About the book
Whey is the liquid biproduct remaining after curd formation during the cheese-making process. It contains most of the lactose, minerals and water-soluble proteins found in milk. The composition of whey varies with the type of cheese produced, as well as with processing and handling steps, and other factors. Once primarily considered as a waste product from cheese making, the protein component of whey is now recognized to have a broad and varied range of functions and uses. Concentrated whey protein provides a rich protein and amino acid source for a wide range of nutritional supplements, baking ingredients, food additives, cosmetics, and a host of other uses. Viewed individually, the proteins found in whey represent a spectrum of functions and activities, such as binding proteins for low molecular weight components, enzymes, co-factors, hormones, antibodies, and antimicrobial proteins and peptides, to name just a few. Partial hydrolysis of whey proteins in the gastrointestinal tract results in an array of potentially bioactive peptides that may impact the physiology and immunology of a number of organs and tissues.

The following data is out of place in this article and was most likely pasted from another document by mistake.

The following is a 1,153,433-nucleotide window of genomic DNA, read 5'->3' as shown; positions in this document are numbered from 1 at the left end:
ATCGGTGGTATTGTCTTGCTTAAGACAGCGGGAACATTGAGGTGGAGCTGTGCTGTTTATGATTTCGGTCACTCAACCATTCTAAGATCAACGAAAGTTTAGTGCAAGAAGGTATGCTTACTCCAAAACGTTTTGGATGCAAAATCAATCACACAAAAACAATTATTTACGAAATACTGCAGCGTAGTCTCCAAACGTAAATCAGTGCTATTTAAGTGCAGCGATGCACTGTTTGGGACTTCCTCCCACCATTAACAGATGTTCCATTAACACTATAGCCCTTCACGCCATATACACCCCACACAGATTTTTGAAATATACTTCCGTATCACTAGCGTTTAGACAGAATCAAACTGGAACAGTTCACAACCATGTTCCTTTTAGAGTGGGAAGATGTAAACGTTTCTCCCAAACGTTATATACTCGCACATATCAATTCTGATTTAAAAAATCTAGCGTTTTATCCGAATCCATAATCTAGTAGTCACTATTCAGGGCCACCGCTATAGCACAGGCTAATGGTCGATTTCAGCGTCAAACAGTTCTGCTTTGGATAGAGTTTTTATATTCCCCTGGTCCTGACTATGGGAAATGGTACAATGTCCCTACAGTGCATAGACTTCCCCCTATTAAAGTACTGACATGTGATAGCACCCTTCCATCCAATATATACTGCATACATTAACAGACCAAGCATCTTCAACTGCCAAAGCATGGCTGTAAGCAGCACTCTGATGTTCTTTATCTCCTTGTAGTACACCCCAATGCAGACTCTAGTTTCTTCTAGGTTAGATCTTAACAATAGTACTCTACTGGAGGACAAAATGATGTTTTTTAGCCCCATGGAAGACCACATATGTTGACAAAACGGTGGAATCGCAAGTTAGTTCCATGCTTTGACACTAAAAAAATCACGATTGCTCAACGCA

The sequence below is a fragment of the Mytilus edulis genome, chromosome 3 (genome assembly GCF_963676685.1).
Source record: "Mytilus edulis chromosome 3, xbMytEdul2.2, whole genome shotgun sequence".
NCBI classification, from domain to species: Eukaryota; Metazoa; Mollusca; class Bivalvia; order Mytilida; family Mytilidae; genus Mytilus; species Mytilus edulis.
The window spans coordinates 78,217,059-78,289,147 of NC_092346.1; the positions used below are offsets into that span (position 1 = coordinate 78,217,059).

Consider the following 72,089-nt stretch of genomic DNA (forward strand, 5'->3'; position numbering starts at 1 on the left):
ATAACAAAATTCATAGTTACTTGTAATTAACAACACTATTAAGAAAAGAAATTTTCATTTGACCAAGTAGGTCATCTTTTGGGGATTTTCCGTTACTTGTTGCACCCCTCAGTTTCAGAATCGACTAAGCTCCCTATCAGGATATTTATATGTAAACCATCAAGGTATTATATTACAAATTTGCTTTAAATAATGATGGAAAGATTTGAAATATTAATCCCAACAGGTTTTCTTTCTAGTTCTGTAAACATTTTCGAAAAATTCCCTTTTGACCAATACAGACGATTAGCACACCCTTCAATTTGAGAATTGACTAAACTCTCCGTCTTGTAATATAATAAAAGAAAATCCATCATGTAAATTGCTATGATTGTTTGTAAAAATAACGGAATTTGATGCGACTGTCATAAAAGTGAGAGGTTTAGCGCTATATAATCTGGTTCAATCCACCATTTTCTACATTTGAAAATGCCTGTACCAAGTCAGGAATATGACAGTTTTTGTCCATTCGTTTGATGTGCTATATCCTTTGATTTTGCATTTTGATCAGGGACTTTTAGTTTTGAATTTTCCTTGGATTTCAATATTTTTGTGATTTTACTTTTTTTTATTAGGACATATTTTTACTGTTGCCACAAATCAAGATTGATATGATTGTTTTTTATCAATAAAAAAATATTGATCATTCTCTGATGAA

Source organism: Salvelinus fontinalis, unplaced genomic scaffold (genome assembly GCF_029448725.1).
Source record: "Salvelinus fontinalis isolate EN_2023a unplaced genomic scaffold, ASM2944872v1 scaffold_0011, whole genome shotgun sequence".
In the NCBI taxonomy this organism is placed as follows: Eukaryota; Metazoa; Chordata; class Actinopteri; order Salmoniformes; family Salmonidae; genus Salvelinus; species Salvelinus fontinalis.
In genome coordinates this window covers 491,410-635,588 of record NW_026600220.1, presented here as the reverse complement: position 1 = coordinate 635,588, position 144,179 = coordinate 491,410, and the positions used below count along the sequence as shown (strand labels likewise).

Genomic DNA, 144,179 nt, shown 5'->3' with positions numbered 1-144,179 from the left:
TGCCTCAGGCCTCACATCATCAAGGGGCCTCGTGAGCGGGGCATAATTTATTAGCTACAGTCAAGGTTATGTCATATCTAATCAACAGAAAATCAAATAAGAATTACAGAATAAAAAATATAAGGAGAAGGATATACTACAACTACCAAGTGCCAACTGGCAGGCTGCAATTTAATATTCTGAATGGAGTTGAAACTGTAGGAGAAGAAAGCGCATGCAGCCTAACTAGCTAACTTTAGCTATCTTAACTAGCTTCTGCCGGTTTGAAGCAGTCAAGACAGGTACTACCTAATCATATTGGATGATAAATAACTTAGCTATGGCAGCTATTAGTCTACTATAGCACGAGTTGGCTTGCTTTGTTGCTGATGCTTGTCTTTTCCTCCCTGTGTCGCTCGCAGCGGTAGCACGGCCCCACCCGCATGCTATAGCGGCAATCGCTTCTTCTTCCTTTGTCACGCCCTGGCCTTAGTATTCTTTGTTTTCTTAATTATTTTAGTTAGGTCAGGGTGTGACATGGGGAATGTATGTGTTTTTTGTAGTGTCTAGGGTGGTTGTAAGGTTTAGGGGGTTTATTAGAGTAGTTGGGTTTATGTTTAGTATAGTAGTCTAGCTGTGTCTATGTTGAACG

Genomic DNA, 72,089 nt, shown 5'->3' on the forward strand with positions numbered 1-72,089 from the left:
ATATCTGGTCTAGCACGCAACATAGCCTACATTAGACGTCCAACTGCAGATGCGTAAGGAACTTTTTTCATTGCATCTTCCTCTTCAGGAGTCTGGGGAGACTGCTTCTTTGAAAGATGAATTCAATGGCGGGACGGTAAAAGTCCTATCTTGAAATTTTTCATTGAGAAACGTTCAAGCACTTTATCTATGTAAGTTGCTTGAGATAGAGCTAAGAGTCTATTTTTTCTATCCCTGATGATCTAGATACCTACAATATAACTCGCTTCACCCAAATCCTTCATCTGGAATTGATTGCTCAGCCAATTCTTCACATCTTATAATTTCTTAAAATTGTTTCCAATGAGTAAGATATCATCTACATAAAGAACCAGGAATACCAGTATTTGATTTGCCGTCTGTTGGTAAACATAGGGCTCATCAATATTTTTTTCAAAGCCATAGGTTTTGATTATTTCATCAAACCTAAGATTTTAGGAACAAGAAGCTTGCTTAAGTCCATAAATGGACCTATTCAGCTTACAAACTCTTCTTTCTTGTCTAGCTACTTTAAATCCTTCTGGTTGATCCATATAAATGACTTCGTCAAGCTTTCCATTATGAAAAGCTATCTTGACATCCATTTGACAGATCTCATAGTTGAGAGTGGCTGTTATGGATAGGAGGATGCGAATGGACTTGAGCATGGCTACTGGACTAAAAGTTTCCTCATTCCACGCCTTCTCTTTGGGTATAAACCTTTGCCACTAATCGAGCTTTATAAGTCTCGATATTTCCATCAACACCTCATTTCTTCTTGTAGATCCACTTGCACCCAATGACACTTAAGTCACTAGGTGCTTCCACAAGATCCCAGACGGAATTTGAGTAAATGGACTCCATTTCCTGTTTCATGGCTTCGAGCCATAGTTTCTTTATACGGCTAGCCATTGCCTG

This book is aimed at exploring the many uses, activities and functions of the proteins of whey. Potential topic areas include the functionality of whey proteins, their role in the production of milk, their value as a food, their relationships with human health, their uses in dairy products, and other uses. In addition, studies of whey proteins from dairy and non-dairy species are encouraged.